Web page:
Bishop Ryle

J C Ryle was born in Macclesfield in 1816, and was educated at Eton College, and Oxford, obtaining a first class degree. He had set his mind on a career in politics but God gave him a clear call to enter the ministry, which he did and his first parish was in Fawley, in Hampshire. Many years later in the year 1880 he was the vicar of Stradbroke in Suffolk, where he had been for the previous 19 years. He was 65 years of age, and was of an age when most people are thinking of retirement. He had, by this time achieved the reputation as being the best known evangelical leader in the Church of England, being both a popular preacher and author, and one also who had been active in the 1859 revival in Suffolk. One day he received a telegram from Disraeli’s secretary to go to London the next day but did not say why. When he saw Disraeli he was amazed to find that he was offering him the newly created bishopric of Liverpool, which he immediately accepted. Disraeli had lost the election and as outgoing Prime Minister he had the power to appoint the new bishop.

He had discovered that the High Church Anglicans had supported Gladstone, so in order to seek revenge on them he sought to appoint the most outstanding evangelical of the day. The appointment was one of dismay to the high churchmen, but the cause of much rejoicing to the evangelicals both in Liverpool and nationally. J C Ryle was an outstanding bishop for Liverpool for nearly 20 years, and during this time constantly strove to secure well-trained evangelical preachers for his new diocese. He also continued to preach widely and wrote between 200-300 tracts as well as several books. He was a great supporter of the Moody/Sankey crusades in the 1870’s and 1880’s, and took part in the 1883 Liverpool Mission. When he died his close friend Canon Richard Hobson preached a funeral sermon in which he paid the following tribute: -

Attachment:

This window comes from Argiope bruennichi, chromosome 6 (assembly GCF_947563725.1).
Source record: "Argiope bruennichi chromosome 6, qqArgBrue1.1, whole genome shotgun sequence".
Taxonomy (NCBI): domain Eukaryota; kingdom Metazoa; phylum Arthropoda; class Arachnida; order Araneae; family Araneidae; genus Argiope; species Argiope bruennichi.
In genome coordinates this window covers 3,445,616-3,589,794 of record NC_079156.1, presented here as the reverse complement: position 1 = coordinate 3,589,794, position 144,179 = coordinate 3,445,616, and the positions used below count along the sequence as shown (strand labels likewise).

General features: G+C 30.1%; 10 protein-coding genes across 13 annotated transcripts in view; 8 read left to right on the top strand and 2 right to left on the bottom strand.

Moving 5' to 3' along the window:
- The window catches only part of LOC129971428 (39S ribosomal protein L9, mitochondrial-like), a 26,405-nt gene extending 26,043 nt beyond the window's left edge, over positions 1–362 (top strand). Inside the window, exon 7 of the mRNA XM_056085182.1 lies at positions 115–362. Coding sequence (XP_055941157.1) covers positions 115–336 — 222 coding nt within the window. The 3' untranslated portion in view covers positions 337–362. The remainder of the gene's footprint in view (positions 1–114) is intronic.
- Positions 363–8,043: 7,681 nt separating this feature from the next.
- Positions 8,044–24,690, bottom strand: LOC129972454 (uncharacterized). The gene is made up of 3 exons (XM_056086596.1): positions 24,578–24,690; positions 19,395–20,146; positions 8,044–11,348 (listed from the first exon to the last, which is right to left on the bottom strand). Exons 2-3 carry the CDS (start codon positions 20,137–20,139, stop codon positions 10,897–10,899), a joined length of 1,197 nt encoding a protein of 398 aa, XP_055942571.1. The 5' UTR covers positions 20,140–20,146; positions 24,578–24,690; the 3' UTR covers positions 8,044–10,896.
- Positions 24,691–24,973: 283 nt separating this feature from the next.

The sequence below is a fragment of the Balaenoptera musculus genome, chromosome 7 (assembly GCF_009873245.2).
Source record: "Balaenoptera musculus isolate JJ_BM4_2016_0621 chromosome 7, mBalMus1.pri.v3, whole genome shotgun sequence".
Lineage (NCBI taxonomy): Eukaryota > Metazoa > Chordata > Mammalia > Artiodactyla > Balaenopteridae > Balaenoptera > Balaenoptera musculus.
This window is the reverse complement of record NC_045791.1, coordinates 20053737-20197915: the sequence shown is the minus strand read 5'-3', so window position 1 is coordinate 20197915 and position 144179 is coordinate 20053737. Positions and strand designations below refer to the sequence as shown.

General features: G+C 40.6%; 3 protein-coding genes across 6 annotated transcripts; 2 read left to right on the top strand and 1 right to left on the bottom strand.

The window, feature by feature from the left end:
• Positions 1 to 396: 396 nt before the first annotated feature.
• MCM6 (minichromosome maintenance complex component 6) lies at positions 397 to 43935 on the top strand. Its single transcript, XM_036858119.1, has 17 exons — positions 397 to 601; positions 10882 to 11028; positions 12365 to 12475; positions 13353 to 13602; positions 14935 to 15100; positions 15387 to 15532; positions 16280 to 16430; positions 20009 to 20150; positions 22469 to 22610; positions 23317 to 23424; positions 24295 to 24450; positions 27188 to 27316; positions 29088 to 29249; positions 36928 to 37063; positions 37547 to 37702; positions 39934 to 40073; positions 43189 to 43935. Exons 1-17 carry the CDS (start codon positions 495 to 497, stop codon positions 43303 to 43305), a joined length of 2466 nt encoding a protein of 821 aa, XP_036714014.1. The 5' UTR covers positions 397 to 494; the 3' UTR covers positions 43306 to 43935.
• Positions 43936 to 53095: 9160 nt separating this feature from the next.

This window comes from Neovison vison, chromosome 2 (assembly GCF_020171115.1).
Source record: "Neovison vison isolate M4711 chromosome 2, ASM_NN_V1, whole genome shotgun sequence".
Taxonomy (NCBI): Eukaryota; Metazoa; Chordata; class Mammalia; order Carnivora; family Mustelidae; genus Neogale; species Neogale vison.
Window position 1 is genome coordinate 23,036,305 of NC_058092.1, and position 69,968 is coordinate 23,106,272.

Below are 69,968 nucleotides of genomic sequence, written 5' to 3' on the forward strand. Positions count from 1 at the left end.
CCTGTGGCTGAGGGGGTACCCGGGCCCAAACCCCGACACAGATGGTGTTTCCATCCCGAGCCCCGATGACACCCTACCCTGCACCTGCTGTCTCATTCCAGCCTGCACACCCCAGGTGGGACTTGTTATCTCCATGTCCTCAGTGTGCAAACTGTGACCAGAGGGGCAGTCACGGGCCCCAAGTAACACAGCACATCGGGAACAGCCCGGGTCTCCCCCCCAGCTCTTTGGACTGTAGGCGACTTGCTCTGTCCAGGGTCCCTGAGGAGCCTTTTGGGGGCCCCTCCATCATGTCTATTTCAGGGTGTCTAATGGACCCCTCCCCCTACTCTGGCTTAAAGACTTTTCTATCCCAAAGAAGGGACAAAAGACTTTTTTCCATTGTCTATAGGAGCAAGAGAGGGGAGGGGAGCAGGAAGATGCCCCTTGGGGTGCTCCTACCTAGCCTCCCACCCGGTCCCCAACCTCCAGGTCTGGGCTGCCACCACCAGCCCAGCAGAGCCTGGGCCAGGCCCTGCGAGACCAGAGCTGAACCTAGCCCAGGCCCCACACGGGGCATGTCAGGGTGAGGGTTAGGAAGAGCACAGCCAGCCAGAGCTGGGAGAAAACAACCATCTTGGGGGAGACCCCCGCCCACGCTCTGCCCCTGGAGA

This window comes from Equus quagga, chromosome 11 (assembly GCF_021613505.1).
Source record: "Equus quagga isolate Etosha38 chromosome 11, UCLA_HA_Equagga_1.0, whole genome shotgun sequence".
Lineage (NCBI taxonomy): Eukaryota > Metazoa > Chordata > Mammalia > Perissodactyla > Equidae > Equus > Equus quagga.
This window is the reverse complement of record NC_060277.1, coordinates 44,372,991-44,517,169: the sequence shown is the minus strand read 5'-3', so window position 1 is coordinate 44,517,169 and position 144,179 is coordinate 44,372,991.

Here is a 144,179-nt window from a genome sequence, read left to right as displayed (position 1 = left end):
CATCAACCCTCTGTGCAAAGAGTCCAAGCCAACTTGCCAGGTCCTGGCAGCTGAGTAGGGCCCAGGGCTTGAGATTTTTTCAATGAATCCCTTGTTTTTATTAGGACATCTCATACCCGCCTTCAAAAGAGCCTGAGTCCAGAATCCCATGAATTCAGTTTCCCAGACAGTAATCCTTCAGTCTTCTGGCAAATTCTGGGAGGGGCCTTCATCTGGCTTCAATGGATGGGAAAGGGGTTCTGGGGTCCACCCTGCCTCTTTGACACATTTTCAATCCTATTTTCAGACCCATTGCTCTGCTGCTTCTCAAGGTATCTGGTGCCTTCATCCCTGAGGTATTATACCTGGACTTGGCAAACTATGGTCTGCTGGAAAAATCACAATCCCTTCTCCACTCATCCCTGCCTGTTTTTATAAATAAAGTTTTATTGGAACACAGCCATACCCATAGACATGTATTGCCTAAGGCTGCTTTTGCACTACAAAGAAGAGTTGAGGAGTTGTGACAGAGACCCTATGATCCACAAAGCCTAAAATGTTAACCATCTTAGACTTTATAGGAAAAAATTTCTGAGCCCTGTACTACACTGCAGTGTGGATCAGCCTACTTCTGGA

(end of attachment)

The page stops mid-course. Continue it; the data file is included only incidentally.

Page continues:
He was great through the abounding grace of God. He was great in stature; great in mental power; great in spirituality; great as a preacher and expositor of God’s most holy Word; great in hospitality; great in winning souls to God; great as a writer of Gospel tracts; great as an author of works which will long live; great as a bishop of the Reformed Evangelical Protestant Church of England of which he was a noble defender; great as the first Bishop of Liverpool. I am bold to say that perhaps few men in the nineteenth century did so much for God, for truth, for righteousness, among the English speaking race and in the world as our late Bishop.

He died in the year 1900 and was buried at All Saints’ Church in Childwall.